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Guest Everdawn

Strange response

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Guest Everdawn

At a recent meeting, a member of a subcommittee gave a report, and made a motion.  During the discussion, that member was asked a question for clarification on the purpose of the motion.  The member responded "Under Roberts Rules of Order, I do not have to answer any question made of me."

This is odd for a number of reasons. The member could have answered "I don't have the information you are asking for."  Instead, the implication was that he did know the answer to the question, and was deliberately withholding it.

I'm not saying that the member had to answer the question, but it strikes me as an odd invocation of Robert's Rules.  Does RR have anything to say about this?

 

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1 hour ago, Guest Everdawn said:

At a recent meeting, a member of a subcommittee gave a report, and made a motion.  During the discussion, that member was asked a question for clarification on the purpose of the motion.  The member responded "Under Roberts Rules of Order, I do not have to answer any question made of me."

This is odd for a number of reasons. The member could have answered "I don't have the information you are asking for."  Instead, the implication was that he did know the answer to the question, and was deliberately withholding it.

I'm not saying that the member had to answer the question, but it strikes me as an odd invocation of Robert's Rules.  Does RR have anything to say about this?

 

Nothing in RONR requires that a committee's reporting member respond to questions, and so, in this respect, he was right.

It makes no difference one way or the other, but are you sure this was a subcommittee and not a plain old committee? 

 

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If, as described in the original posting (OP), the person who made the motion had the floor and was debating, he could decline to be interrupted (RONR, p. 295) mainly, I suppose, because the additional tine for a question and answer would come out of his debate time allotment.

And, as Dan noted, there is no rule requiring an answer be given.   Other than the interruption business, there is no (Miranda) rule giving a member the "right" to remain silent either.  (His words might be used against him!)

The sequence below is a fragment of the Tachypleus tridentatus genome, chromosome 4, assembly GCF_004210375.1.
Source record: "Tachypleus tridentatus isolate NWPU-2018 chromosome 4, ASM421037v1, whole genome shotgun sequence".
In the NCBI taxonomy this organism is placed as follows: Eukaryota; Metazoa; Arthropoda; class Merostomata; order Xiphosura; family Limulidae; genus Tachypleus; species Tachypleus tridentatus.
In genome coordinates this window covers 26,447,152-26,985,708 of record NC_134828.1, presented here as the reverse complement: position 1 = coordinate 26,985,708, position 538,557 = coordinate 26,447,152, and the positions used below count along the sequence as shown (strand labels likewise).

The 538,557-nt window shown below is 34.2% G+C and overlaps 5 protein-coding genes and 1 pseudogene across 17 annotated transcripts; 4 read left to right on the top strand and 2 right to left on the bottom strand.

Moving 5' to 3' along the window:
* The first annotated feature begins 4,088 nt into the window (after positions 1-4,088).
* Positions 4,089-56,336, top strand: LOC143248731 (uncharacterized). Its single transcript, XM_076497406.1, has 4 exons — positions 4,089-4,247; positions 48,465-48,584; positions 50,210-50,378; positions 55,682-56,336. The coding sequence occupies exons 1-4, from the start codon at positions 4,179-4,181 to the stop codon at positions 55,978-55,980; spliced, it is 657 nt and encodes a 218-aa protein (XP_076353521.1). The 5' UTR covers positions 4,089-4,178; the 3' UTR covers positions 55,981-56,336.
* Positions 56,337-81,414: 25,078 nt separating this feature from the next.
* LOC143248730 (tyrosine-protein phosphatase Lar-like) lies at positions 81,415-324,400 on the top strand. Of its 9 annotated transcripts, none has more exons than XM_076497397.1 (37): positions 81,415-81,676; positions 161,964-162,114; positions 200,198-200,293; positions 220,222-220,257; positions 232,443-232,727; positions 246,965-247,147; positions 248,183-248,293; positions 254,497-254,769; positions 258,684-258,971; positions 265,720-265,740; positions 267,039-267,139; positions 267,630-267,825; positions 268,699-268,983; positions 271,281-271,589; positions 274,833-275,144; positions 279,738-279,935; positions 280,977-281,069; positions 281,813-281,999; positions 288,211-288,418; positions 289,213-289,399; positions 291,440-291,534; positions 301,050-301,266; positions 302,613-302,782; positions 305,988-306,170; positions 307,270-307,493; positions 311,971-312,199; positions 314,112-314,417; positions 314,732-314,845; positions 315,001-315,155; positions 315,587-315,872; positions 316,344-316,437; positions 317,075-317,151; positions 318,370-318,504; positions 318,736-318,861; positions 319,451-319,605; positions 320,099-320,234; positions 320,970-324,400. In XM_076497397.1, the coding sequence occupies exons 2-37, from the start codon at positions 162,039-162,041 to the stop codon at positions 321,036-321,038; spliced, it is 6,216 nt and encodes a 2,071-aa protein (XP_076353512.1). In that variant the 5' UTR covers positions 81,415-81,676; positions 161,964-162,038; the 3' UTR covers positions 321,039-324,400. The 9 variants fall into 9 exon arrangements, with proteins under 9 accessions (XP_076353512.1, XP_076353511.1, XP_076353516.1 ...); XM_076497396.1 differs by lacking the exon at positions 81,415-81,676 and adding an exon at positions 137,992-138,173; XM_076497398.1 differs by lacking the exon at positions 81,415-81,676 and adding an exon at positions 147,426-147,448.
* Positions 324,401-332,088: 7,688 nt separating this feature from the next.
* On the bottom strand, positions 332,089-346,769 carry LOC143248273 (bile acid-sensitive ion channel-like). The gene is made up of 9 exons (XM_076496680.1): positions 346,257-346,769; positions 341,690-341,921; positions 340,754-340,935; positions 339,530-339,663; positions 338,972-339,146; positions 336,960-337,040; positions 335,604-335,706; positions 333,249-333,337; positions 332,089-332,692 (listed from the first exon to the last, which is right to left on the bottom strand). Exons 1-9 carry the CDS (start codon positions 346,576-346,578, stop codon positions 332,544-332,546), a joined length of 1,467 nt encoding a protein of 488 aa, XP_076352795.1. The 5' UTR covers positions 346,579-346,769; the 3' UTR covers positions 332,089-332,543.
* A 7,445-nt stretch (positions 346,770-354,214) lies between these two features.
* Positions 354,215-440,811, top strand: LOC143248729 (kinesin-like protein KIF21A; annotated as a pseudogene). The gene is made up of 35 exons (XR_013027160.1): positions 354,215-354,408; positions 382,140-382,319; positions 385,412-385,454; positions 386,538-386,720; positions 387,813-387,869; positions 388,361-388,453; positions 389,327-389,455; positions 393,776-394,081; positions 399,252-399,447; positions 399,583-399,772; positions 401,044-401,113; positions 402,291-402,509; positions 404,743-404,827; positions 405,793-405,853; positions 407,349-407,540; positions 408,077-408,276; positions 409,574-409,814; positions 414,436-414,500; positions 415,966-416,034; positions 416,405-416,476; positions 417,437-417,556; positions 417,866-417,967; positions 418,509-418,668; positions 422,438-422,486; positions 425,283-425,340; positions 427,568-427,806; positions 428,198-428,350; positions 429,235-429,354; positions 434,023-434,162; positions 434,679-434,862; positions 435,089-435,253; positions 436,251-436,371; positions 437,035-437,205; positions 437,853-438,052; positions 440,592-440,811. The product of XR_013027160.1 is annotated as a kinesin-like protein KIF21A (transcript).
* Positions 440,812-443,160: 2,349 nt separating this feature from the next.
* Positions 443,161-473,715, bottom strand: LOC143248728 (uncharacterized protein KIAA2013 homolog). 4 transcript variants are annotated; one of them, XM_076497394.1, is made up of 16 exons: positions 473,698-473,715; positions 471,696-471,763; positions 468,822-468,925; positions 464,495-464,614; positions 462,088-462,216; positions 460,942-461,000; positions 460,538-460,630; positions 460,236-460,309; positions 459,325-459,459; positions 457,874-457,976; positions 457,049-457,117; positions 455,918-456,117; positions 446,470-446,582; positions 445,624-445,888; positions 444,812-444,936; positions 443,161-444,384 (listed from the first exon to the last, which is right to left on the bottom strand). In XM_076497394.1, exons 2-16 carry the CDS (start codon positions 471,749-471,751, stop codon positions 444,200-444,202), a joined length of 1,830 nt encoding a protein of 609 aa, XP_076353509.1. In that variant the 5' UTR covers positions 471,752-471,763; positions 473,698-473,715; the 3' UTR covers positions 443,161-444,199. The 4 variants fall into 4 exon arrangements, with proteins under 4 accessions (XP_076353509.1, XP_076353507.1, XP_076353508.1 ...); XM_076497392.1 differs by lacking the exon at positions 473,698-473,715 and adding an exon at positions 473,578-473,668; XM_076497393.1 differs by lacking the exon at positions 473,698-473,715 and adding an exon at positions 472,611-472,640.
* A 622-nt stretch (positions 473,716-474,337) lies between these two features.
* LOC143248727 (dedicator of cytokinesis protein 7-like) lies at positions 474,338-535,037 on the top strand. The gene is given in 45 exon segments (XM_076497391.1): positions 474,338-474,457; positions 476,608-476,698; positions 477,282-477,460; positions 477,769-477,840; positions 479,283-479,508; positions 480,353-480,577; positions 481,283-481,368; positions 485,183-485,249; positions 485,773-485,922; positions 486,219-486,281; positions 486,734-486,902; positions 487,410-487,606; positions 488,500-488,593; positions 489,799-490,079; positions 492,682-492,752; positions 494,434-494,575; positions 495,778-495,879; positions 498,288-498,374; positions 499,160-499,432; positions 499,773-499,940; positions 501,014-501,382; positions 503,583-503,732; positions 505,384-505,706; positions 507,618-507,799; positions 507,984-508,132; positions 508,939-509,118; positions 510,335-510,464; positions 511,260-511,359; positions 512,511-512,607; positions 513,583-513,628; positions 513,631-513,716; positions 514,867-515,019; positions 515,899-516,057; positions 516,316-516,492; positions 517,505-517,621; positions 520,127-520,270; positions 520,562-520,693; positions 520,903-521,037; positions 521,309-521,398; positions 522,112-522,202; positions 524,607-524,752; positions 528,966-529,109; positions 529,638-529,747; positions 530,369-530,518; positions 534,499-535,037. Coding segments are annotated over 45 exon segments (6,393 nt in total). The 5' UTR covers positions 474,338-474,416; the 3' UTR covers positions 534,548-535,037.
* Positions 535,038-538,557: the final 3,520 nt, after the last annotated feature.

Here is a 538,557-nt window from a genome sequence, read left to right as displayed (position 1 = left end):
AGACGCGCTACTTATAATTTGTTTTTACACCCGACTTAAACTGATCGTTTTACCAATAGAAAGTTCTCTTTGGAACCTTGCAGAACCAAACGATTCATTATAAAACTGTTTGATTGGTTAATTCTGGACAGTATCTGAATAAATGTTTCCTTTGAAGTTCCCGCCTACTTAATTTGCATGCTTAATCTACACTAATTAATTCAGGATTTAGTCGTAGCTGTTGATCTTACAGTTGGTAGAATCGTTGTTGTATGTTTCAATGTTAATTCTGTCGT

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1 hour ago, Guest Everdawn said:

I'm not saying that the member had to answer the question, but it strikes me as an odd invocation of Robert's Rules.  

Does RR have anything to say about this?

 

"Is it odd?"

Yes. -- I've never heard anyone say such a thing, in 20+ years of sitting in on countless meetings of countless organizations.

So, you have your answer. The strange reply has no direct link to any text in Robert's Rules of Order that I know of.

***

Perhaps you misunderstood the reply, since it is so strange. Perhaps the member was implying, "This is debate time, and I choose to have nothing to do with this."

Or, ". . nothing to do with YOU!" (i.e., a personal grudge against the asker of the question.)

This might be more of a psychological problem than a parliamentary problem.

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I agree with the previous answers.  RONR give members the right to ask questions, but nothing in it requires a member to respond to questions.

Guest Everdawn, you might read Section 33 in RONR regarding Requests and Inquiries, particularly pages 292-295.

To elaborate on the correct response by Dr. Stackpole (JStackpo), if the person who made the motion had the floor, the time consumed by the question and answer would come out of his time.  However, if he has yielded the floor and a member rises during debate with a request for information (formerly called a "point of information"), the time consumed comes out of the time of the member who has risen to ask the question. 

In neither case, however, is anyone obliged to respond to questions. You can certainly use said refusal as a factor in deciding how to vote on the motion, as can the other members of the committee.  You can even refer to the failure or refusal to provide pertinent information on the issue in your debate.

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Guest Everdawn

Thanks all.  It was a weird interaction, for sure.  I only wish I had misintepreted it... very awkward, and I expect that the secretary will record in the minutes that the question was asked and the speaker declined to answer.

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